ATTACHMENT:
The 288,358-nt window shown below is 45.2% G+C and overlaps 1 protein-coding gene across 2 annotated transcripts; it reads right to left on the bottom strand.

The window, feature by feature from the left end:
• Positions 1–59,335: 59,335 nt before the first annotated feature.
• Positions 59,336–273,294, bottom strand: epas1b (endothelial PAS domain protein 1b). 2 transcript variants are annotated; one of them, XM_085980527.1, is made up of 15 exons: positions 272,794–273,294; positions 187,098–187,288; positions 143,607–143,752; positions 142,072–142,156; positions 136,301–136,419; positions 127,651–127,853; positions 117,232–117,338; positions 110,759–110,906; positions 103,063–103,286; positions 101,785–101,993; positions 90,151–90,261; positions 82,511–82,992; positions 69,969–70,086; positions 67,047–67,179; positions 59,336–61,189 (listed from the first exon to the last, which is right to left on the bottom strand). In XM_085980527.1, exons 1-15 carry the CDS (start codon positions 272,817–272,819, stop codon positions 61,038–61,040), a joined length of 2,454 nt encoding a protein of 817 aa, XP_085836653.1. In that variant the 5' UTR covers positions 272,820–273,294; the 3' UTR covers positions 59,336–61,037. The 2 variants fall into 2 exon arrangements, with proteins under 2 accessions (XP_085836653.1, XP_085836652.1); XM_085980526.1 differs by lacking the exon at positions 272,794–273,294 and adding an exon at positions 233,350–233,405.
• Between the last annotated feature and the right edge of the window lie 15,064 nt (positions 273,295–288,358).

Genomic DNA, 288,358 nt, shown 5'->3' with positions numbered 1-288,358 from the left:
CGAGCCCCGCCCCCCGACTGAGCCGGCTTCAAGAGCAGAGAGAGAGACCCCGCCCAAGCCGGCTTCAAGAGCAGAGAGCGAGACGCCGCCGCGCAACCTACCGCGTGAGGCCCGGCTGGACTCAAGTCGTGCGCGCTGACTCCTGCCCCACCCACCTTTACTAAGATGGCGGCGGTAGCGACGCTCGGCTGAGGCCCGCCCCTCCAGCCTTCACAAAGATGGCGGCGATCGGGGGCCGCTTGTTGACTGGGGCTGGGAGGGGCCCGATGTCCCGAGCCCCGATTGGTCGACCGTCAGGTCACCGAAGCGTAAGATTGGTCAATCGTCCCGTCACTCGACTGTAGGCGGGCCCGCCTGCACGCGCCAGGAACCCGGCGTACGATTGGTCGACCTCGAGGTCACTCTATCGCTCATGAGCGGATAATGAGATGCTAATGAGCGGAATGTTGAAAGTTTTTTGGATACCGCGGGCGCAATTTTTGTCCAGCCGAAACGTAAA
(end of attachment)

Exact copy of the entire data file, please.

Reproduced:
The 288,358-nt window shown below is 45.2% G+C and overlaps 1 protein-coding gene across 2 annotated transcripts; it reads right to left on the bottom strand.

The window, feature by feature from the left end:
• Positions 1–59,335: 59,335 nt before the first annotated feature.
• Positions 59,336–273,294, bottom strand: epas1b (endothelial PAS domain protein 1b). 2 transcript variants are annotated; one of them, XM_085980527.1, is made up of 15 exons: positions 272,794–273,294; positions 187,098–187,288; positions 143,607–143,752; positions 142,072–142,156; positions 136,301–136,419; positions 127,651–127,853; positions 117,232–117,338; positions 110,759–110,906; positions 103,063–103,286; positions 101,785–101,993; positions 90,151–90,261; positions 82,511–82,992; positions 69,969–70,086; positions 67,047–67,179; positions 59,336–61,189 (listed from the first exon to the last, which is right to left on the bottom strand). In XM_085980527.1, exons 1-15 carry the CDS (start codon positions 272,817–272,819, stop codon positions 61,038–61,040), a joined length of 2,454 nt encoding a protein of 817 aa, XP_085836653.1. In that variant the 5' UTR covers positions 272,820–273,294; the 3' UTR covers positions 59,336–61,037. The 2 variants fall into 2 exon arrangements, with proteins under 2 accessions (XP_085836653.1, XP_085836652.1); XM_085980526.1 differs by lacking the exon at positions 272,794–273,294 and adding an exon at positions 233,350–233,405.
• Between the last annotated feature and the right edge of the window lie 15,064 nt (positions 273,295–288,358).

Genomic DNA, 288,358 nt, shown 5'->3' with positions numbered 1-288,358 from the left:
CGAGCCCCGCCCCCCGACTGAGCCGGCTTCAAGAGCAGAGAGAGAGACCCCGCCCAAGCCGGCTTCAAGAGCAGAGAGCGAGACGCCGCCGCGCAACCTACCGCGTGAGGCCCGGCTGGACTCAAGTCGTGCGCGCTGACTCCTGCCCCACCCACCTTTACTAAGATGGCGGCGGTAGCGACGCTCGGCTGAGGCCCGCCCCTCCAGCCTTCACAAAGATGGCGGCGATCGGGGGCCGCTTGTTGACTGGGGCTGGGAGGGGCCCGATGTCCCGAGCCCCGATTGGTCGACCGTCAGGTCACCGAAGCGTAAGATTGGTCAATCGTCCCGTCACTCGACTGTAGGCGGGCCCGCCTGCACGCGCCAGGAACCCGGCGTACGATTGGTCGACCTCGAGGTCACTCTATCGCTCATGAGCGGATAATGAGATGCTAATGAGCGGAATGTTGAAAGTTTTTTGGATACCGCGGGCGCAATTTTTGTCCAGCCGAAACGTAAA